Approximately 220 solar energy experts from over 30 countries and four continents gathered for two days at the headquarters of TÜV Rheinland in Cologne Germany to discuss and share results related to predicting the performance and monitoring the output from solar photovoltaic (PV) systems. The workshop was divided into six topical sessions exploring advances in the areas of solar resource assessment, effects of irradiance spectrum on PV performance, soiling losses, bifacial PV performance, modeling tools, and monitoring applications. This workshop is the fourth and largest in a series of workshops organized by the PV Performance Modeling Collaborative or PVPMC, a group started by Sandia National Laboratories in 2010 to bring together stakeholders with the aim of advancing the “state of the art” in PV performance prediction. The PVPMC collects information from the community and shares it on the web and in a set of open source code libraries in Matlab and Python.
Highlights from this workshop include the following:
- Validation and comparison of four satellite irradiance products across Europe show that these datasets are becoming more accurate and that differences between different products are becoming smaller.
- A number of new spectral irradiance datasets are being developed from satellite data sources. The general availability of such data has promise to reduce uncertainty in PV performance modeling since spectral mismatch is one of the major sources of uncertainty in current tools.
- Two new spectral mismatch models were introduced at the workshop that utilize readily available meteorological data such as precipitable water, clearness index, and air mass to better estimate the spectral mismatch in PV performance. Model developers at the workshop expressed their interest in including such models in future releases of software packages.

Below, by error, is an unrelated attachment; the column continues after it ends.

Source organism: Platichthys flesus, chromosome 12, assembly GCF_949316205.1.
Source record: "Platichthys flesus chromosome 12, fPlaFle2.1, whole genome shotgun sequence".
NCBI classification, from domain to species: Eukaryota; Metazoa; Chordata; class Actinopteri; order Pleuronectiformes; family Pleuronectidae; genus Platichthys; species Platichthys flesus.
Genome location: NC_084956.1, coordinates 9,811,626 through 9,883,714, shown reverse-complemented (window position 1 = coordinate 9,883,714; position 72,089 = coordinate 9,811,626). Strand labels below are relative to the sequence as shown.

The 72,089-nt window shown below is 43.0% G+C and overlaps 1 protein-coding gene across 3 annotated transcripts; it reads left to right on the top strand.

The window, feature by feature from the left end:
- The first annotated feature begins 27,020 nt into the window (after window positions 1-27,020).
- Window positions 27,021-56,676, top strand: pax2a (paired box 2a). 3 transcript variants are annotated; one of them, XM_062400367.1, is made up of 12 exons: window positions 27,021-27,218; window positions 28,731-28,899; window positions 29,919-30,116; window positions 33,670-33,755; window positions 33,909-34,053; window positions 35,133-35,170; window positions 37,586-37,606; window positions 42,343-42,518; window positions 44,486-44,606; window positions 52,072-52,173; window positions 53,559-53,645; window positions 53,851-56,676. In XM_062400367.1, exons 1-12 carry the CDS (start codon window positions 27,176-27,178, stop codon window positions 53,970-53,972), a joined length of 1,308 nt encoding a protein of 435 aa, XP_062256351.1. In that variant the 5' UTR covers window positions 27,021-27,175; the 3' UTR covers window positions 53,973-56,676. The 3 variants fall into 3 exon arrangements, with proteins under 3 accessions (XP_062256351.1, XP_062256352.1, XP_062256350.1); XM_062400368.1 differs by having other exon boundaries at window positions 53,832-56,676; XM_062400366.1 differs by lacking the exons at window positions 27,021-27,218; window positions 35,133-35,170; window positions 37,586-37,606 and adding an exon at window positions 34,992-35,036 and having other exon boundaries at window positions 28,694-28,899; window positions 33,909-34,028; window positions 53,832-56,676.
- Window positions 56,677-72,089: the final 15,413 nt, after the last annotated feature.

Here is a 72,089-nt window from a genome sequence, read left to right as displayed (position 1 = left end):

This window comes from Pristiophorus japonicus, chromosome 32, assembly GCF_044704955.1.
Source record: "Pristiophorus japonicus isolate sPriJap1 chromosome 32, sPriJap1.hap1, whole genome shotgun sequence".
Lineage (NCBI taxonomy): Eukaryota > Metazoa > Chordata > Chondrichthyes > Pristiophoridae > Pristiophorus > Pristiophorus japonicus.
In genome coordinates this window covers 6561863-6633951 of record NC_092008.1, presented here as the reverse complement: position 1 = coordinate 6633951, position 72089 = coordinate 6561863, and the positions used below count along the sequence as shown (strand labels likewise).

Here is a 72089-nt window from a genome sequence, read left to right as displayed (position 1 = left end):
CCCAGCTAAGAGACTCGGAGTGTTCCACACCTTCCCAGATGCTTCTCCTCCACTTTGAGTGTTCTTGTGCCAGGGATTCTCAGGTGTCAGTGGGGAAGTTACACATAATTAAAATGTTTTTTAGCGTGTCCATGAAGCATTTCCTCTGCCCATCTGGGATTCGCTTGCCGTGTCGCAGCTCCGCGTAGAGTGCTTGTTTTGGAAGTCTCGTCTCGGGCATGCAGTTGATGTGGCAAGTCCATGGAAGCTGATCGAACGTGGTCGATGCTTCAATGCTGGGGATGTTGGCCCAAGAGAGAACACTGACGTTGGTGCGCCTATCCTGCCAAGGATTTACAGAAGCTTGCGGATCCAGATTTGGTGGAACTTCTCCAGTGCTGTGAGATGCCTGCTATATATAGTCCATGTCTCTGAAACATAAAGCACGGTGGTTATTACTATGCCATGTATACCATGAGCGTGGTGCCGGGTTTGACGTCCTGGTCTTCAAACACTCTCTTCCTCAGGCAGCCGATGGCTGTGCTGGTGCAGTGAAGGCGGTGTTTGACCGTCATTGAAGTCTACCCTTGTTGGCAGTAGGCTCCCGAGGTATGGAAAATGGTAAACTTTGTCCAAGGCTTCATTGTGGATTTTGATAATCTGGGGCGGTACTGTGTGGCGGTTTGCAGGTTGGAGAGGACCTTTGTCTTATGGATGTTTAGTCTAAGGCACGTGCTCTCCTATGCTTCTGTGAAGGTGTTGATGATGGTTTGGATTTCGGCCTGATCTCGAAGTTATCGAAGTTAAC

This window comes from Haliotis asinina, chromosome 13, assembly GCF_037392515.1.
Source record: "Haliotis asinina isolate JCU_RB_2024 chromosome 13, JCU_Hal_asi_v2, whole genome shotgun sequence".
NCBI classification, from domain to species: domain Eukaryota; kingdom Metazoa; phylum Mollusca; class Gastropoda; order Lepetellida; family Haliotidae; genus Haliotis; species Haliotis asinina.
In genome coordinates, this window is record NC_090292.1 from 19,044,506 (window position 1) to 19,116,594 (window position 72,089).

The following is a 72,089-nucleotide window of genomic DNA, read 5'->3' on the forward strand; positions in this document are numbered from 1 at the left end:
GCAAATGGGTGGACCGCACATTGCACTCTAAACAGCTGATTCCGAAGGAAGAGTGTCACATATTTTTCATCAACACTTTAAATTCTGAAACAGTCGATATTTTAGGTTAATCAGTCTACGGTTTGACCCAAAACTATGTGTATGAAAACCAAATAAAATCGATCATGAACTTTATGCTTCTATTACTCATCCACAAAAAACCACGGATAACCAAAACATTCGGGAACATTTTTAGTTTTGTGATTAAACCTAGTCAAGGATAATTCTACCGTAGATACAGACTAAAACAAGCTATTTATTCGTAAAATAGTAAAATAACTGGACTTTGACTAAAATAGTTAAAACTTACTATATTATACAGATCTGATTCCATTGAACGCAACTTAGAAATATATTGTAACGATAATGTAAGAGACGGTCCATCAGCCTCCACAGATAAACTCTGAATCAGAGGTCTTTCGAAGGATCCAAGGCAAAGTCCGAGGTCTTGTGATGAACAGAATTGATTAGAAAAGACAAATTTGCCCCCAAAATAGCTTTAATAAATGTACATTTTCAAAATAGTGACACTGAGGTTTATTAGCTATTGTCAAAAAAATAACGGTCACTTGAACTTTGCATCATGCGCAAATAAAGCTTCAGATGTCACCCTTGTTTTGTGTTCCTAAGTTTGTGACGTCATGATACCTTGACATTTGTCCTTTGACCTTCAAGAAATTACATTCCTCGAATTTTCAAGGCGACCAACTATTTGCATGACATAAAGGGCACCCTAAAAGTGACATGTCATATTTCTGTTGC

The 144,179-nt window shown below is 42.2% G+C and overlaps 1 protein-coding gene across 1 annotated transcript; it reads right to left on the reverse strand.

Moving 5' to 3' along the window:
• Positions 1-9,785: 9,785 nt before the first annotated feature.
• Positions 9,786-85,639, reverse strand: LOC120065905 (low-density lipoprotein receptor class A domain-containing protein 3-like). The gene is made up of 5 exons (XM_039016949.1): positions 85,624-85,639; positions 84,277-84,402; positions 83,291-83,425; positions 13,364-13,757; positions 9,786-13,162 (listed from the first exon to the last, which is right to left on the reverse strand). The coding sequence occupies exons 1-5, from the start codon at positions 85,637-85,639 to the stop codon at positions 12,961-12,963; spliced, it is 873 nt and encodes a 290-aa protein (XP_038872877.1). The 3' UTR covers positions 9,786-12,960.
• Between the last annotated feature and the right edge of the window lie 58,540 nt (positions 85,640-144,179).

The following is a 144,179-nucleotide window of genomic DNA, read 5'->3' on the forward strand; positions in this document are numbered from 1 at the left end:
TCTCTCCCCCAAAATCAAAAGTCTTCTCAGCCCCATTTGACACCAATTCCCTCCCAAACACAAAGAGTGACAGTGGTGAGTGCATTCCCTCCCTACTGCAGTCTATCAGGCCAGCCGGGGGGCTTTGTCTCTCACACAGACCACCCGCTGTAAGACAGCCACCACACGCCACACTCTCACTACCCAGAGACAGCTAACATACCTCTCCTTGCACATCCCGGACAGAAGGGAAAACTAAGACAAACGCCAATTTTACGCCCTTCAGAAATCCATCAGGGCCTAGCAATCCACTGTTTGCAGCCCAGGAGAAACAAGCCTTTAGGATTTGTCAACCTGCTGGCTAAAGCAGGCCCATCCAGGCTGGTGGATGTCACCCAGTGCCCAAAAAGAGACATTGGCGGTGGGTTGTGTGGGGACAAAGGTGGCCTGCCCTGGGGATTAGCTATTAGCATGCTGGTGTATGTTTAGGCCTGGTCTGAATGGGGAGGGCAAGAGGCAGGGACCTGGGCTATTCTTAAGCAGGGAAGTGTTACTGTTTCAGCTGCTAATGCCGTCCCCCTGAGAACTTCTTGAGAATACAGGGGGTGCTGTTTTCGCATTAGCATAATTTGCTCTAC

- Soiling from dust and snow continue to be major causes of energy loss for PV systems, especially in certain regions. Estimating these losses in detail in performance predictions continues to be a challenge.
- Modeling and field data for bifacial PV modules and systems were presented. It is increasingly clear that significant performance gains are available from bifacial technologies; however current modeling tools are unable to accurately predict energy production from bifacial modules.
- Field monitoring of PV systems is still in need of standardized methods to ensure high quality data is collected. Several experts in this area presented examples of good practice, but these examples are not typical of system monitoring in general.
One clear consensus was expressed by the participants: The Solar Energy Team of TÜV Rheinland did a fantastic job of hosting the modeling workshop. Their high quality, comfortable facilities, and gracious attention to detail allowed all participants to focus on the technical program and use our valuable time together as a group for developing and sustaining collaborations to improve PV performance modeling and monitoring.
The next workshop is planned to be held in Santa Clara, California, USA in early May 2016. Check the PVPMC website for updates in early 2016.